These withdrawal symptoms make supervised detoxification and treatment for diazepam addiction essential.
There are various approaches that can be effective for treating diazepam addiction; you may benefit the most from a blend of rehab, medication, and therapy.
Rehab will help you not only break the physical addiction but can help you address the contributing factors to your addiction with a combination of research-based therapies, in a warm and supportive environment.
Rehab generally approach addiction as a multifaceted problem, but one that can be treated effectively. Your treatment programme will be tailored to the person rather than to their drug(s) of choice. Medication will often be used where it necessary for detox or to treat mental health issues that are co-occurring.
A residential rehab is a great option for the treatment of diazepam addiction because it provides intense and rigorous professional support in a therapeutic community setting. Residential rehab programmes usually require a 90-day stay, giving you the opportunity to work with addiction experts, mental health counsellors, and holistic therapists. It is essential to treat addiction on the physical, emotional, psychological and physical level, and the programmes provided in rehab reflect that.
On attending rehab, you will usually benefit from;
Here at Banbury Lodge, we provide all of the above services as part of our drug addiction rehab programme.
It is usually suggested that reducing from benzodiazepines should be a gradual process, throughout weeks or months, rather than abruptly stopping the drug. Medication may be used to treat withdrawal symptoms and reduce discomfort.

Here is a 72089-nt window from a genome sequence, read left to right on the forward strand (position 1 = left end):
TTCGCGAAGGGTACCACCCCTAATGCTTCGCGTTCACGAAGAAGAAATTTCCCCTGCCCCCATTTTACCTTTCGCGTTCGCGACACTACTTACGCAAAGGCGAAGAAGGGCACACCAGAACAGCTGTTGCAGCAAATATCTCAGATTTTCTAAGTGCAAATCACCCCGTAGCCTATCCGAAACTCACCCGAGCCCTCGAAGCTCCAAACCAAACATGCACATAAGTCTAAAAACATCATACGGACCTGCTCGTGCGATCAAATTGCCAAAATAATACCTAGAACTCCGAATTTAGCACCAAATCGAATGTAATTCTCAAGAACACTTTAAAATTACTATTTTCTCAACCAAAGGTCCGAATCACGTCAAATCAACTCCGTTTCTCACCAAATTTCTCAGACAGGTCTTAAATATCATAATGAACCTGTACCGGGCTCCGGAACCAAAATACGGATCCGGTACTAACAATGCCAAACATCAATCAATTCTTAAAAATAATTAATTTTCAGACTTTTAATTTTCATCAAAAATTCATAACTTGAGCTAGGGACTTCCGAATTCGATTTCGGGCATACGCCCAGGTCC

If you are currently taking a benzodiazepine with a shorter half-life like lorazepam or alprazolam, your doctor may first prescribe one with a longer half-life, such as chlordiazepoxide or clonazepam to help ease your symptoms during detox and to facilitate the tapering process.
Other drugs that may be used in benzodiazepine withdrawal include:
Medications can be very useful when combined with psychological treatments talking therapies.
Individual counselling sessions between yourself and a focal counsellor typically last for fifty minutes to an hour. These sessions will give you the best opportunity to explore your issues in depth and identify areas which you would like to work on in a private and confidential environment.
Your counsellor will help you to share, to challenge your unhelpful thinking patterns, and to heal from your diazepam addiction and any other contributing factors.
Group Therapy usually consists of a small group of peers that share similar issues. These sessions you will benefit from both the facilitation of the counsellor and from the insights and experience of your peers.
Addiction treatment therapies include (but are not limited to) the following:
Therapy offers those battling drug addiction a safe space to explore their past, their feelings, as well as their hopes for future, in a way that nurtures and nourishes and helps them lead happier and healthier lives.